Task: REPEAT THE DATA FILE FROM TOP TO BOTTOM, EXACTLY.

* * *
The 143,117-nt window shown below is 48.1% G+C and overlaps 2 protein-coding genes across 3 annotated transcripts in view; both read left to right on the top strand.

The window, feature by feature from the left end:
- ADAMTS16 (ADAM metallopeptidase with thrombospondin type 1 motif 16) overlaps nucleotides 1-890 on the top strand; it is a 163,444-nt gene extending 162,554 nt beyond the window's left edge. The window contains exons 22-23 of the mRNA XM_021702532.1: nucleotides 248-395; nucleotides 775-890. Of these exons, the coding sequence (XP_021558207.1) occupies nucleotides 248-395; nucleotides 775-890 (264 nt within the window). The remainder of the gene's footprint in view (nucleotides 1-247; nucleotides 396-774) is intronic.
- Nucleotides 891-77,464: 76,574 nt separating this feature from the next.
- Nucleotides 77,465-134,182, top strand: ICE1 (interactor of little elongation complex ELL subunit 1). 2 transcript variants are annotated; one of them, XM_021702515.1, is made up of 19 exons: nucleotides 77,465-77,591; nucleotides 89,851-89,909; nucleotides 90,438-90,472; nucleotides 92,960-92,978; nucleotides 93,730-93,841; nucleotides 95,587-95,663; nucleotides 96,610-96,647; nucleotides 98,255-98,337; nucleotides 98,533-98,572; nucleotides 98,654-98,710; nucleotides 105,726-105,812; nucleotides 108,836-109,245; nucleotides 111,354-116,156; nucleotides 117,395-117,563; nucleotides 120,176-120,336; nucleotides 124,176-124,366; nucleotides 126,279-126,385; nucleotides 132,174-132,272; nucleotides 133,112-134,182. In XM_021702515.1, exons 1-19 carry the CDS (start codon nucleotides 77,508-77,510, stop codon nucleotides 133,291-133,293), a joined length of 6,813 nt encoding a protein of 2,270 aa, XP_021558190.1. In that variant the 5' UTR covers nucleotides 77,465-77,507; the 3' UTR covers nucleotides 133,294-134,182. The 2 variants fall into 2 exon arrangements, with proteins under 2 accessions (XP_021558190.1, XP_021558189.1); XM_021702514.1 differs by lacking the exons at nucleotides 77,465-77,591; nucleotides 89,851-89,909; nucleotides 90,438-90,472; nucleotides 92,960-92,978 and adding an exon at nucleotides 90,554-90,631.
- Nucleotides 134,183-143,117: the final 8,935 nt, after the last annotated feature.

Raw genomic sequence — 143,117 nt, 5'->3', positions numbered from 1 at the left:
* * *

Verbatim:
The 143,117-nt window shown below is 48.1% G+C and overlaps 2 protein-coding genes across 3 annotated transcripts in view; both read left to right on the top strand.

The window, feature by feature from the left end:
- ADAMTS16 (ADAM metallopeptidase with thrombospondin type 1 motif 16) overlaps nucleotides 1-890 on the top strand; it is a 163,444-nt gene extending 162,554 nt beyond the window's left edge. The window contains exons 22-23 of the mRNA XM_021702532.1: nucleotides 248-395; nucleotides 775-890. Of these exons, the coding sequence (XP_021558207.1) occupies nucleotides 248-395; nucleotides 775-890 (264 nt within the window). The remainder of the gene's footprint in view (nucleotides 1-247; nucleotides 396-774) is intronic.
- Nucleotides 891-77,464: 76,574 nt separating this feature from the next.
- Nucleotides 77,465-134,182, top strand: ICE1 (interactor of little elongation complex ELL subunit 1). 2 transcript variants are annotated; one of them, XM_021702515.1, is made up of 19 exons: nucleotides 77,465-77,591; nucleotides 89,851-89,909; nucleotides 90,438-90,472; nucleotides 92,960-92,978; nucleotides 93,730-93,841; nucleotides 95,587-95,663; nucleotides 96,610-96,647; nucleotides 98,255-98,337; nucleotides 98,533-98,572; nucleotides 98,654-98,710; nucleotides 105,726-105,812; nucleotides 108,836-109,245; nucleotides 111,354-116,156; nucleotides 117,395-117,563; nucleotides 120,176-120,336; nucleotides 124,176-124,366; nucleotides 126,279-126,385; nucleotides 132,174-132,272; nucleotides 133,112-134,182. In XM_021702515.1, exons 1-19 carry the CDS (start codon nucleotides 77,508-77,510, stop codon nucleotides 133,291-133,293), a joined length of 6,813 nt encoding a protein of 2,270 aa, XP_021558190.1. In that variant the 5' UTR covers nucleotides 77,465-77,507; the 3' UTR covers nucleotides 133,294-134,182. The 2 variants fall into 2 exon arrangements, with proteins under 2 accessions (XP_021558190.1, XP_021558189.1); XM_021702514.1 differs by lacking the exons at nucleotides 77,465-77,591; nucleotides 89,851-89,909; nucleotides 90,438-90,472; nucleotides 92,960-92,978 and adding an exon at nucleotides 90,554-90,631.
- Nucleotides 134,183-143,117: the final 8,935 nt, after the last annotated feature.

Raw genomic sequence — 143,117 nt, 5'->3', positions numbered from 1 at the left: